“I like kinpira gobou because it’s easy to make by myself! Where I lived in in America, it was difficult to get a hold of burdock root, so it was a dish I learnt to make after coming to Japan. I make a lot of it at once, and store it in the fridge for later.” (30s/ Female/ USA)
Though more of a side dish than a main, its taste reminiscent of traditional Japanese food seems to satisfy foreigners.
The western style dish with foreign roots, “tonkatsu”, is makes waves as a Japanese side dish!
Though categorized as a western style dish, “tonkatsu” (fried pork cutlet) received great reviews. Originally derived from French côtelet, it seems that all the foreigners have recognized it as a Japanese dish.
“Tonkatsu is the best! It’s filling and delicious.” (20s/ Female/ Canada)
“As tonkatsu is often served with shredded cabbage, it is both filling gentle on the stomach.” (20s/ Male/ France)
It seems that the selling point of tonkatsu is its fillingness. Tonkatsu at restaurants is usually served with shredded cabbage, and it’s often free flow as well... Such thoughtfulness is probably the reason for the high satisfaction.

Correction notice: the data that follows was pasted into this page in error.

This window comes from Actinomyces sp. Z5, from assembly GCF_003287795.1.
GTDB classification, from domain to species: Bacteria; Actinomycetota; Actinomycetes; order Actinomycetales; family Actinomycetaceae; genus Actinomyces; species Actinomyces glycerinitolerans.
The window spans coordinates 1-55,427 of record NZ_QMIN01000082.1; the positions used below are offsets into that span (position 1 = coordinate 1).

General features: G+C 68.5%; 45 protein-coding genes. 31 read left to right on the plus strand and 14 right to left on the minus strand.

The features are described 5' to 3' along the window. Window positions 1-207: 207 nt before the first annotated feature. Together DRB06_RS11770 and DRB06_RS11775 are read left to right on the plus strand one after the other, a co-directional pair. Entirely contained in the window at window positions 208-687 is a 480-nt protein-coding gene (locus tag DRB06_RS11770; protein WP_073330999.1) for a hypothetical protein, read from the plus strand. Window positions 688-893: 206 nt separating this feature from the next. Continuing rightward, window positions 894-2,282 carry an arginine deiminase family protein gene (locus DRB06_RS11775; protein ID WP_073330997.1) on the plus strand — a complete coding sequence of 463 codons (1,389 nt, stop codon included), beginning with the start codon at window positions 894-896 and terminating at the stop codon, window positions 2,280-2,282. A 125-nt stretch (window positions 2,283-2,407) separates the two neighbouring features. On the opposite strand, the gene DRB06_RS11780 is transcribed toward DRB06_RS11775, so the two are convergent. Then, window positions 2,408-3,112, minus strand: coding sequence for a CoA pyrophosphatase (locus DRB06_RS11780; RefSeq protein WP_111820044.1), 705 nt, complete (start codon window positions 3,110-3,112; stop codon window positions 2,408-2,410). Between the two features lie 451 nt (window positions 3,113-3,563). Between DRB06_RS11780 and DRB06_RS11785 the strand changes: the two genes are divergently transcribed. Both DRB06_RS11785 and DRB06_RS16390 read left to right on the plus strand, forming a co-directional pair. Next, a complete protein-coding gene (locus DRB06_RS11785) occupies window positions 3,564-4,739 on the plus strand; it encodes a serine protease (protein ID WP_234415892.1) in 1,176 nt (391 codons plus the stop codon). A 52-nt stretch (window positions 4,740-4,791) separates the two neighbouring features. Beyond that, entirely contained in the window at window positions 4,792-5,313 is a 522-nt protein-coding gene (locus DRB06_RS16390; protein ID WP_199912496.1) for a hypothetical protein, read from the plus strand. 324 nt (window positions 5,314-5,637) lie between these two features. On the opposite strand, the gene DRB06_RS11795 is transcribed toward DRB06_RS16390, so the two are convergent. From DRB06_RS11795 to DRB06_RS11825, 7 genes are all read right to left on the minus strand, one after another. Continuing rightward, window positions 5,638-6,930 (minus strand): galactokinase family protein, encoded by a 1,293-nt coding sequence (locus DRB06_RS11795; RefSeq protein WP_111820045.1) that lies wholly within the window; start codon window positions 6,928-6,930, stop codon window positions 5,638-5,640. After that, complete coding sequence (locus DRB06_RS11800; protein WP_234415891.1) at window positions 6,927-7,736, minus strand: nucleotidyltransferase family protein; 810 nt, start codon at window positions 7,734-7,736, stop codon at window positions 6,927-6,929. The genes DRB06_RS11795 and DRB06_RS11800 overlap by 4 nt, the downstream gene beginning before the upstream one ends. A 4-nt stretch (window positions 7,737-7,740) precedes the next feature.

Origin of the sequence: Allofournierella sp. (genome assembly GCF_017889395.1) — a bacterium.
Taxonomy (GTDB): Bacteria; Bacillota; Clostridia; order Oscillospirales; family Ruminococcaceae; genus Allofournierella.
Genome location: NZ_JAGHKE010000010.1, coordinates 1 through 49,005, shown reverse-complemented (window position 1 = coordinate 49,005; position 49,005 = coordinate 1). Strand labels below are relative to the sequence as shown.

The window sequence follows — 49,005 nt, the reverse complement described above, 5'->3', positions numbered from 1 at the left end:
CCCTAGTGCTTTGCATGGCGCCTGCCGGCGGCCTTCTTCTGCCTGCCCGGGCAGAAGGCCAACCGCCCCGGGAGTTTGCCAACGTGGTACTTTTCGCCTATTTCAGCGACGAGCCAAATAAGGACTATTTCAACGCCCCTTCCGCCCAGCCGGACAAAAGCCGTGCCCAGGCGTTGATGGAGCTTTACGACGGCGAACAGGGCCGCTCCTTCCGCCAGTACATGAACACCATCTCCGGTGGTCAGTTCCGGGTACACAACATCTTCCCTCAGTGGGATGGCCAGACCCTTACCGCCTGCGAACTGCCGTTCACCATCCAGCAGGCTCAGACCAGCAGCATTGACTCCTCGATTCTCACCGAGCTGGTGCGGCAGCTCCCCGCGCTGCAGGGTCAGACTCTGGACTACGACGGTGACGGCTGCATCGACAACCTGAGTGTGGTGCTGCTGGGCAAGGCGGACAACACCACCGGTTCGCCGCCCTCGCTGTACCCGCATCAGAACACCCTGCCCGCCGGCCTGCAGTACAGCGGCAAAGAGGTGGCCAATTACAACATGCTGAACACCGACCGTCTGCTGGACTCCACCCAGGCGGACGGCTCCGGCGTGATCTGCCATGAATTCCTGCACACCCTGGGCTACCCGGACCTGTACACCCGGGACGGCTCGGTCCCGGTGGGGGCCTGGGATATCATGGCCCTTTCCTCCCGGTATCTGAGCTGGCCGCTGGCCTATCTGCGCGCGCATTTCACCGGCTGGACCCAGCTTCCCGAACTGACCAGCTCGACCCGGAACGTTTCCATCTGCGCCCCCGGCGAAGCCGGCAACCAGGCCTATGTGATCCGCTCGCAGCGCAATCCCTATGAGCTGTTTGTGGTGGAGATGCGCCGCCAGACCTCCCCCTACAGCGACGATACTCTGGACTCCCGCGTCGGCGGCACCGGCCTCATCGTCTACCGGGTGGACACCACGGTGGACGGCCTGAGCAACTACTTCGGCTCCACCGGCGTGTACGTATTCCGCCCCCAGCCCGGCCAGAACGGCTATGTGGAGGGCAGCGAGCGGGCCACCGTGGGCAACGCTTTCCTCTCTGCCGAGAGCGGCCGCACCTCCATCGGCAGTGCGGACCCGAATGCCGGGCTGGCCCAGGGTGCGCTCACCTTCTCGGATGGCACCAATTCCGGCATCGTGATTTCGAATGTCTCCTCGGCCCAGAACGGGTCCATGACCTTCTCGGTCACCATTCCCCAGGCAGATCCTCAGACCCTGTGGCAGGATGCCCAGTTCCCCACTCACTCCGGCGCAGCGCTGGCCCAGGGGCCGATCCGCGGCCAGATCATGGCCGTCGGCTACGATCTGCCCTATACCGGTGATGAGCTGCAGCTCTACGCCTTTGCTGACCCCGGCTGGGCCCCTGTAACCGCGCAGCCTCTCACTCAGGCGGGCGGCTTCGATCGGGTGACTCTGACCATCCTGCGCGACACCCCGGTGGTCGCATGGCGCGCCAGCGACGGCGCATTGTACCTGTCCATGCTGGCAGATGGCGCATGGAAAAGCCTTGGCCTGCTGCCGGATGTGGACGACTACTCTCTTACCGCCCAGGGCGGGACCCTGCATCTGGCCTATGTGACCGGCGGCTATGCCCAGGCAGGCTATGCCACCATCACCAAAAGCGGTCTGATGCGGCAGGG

The charm of grilled fish is in its simple preparation
Now, we come to what can be called the basis of fish dishes in Japan, grilled fish, which caught much attention with its simple preparation: over a grill.
“It has a simple and comforting taste, and is very delicious.” (40s/ Male/ USA)
“I can easily make it on the grill at home, and I make it often.” (50s/ Female/ USA)
“Fish in Japan is very fresh, and that’s why you can make grilled fish.” (30s/ Male/ China)
When considering cooking from home, the fact that such a tasty dish can be made so simply is a definite plus point.
Next, we’ll introduce an honourable mention.
“Boiled soybeans - edamame. It’s healthy, easy to chew, and filling.” (20s/ Female/ USA)
This is the peak of the health foods craze! While it’s true that it’s a health food, boiled soy beans are something that you’ll only see at your grandma’s house... where did they learn this from?
The most disliked food is shirasu: It looks scary and grotesque!
Now, let’s hear from some foreigners about the side dishes that they dislike and are unwilling to eat.
From gathering opinions, we found the most disliked food to be the seafood, shirasu (whitebait). Though they sang praises for grilled fish, it was surprising that they’d shy away from shirasu.
“There’s no way I can eat shirasu. It’s hard to pick up with chopsticks, there isn’t really any flavour, and I can’t understand what’s so tasty about it. Above all else, it looks grotesque...” (30s/ Male/ USA)
“Shirasu looks scary, that’s why I don’t dare to eat it!” (30s/ Female/ Taiwan)
“Be it shirasu or shrimp, I’m not good with small seafood… You can see their eyes, and it’s scary when they watch me!” (20s/ Female/ Canada)
Speaking of appearances, there are many who expressed distaste for hijiki (black, stringy seaweed) too.
“Hijiki. It’s pure black, and looks quite grotesque. I don’t like seaweed.” (20s/ Female/ USA)